Thomas Gainsborough

George Lavington, Bishop of Exeter

George Lavington, Bishop of Exeter by Thomas Gainsborough

Artwork Detail

Vivacious brushstrokes, as Gainsborough so aptly demonstrates on George Lavington's surplice, convey the transparency of the fabric with great economy. This looser technique marks the artist's transition from the more formal rendering of paint in the Gallery's other, and earlier, Gainsborough painting, Portrait of John Sparrowe, Esq., where the surface layers of paint build up a dense sheen. Gainsborough settled in Bath from 1760 to 1774, during which time he gradually changed his painting technique, focusing more on the play of reflecting lights on satins and silks. He became very popular as a portrait painter, and according to Waterhouse often gained commissions by word-of-mouth among interrelated families in Bristol and Somerset. He painted a number of older men of 'strong character', a description that fits George Lavington (1684-1762), an opponent of Methodism who was Chaplain to George I. The severity of the Bishop's face, however, is lessened considerably by the almost foamy swathes of fabric in his sleeves. Gainsborough was influenced by van Dyck, whose work he was familiar with from visits to London, and his reputation was enhanced by the full-length portraits he sent to the capital to be exhibited with the Society of Artists. This exposure attracted London sitters in equal measure, and his elegant, full-length compositions were considered masterpieces in his time. (from The Guide, 2001)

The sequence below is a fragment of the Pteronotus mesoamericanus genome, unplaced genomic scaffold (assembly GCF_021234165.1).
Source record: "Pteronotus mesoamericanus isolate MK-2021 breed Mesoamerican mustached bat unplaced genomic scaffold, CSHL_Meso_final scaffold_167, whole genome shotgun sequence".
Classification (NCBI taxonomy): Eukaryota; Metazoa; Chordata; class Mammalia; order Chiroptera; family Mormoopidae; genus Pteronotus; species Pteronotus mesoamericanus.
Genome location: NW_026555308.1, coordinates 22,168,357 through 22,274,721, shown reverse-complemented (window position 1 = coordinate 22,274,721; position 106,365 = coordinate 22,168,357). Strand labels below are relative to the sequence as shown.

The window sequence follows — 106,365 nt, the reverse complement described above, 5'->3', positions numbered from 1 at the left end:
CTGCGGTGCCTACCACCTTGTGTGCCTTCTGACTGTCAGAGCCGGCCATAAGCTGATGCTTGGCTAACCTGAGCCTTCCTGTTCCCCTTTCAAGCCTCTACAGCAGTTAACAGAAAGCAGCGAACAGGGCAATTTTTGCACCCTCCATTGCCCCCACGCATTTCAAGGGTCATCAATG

George Lavington, Bishop of Exeter
Thomas Gainsborough
Production date
circa 1760
oil on canvas
1270 x 1042 mm
Credit line
Mackelvie Trust Collection, Auckland Art Gallery Toi o Tāmaki, purchased 1960
Accession no
No known copyright restrictions
International Art
Display status
On display

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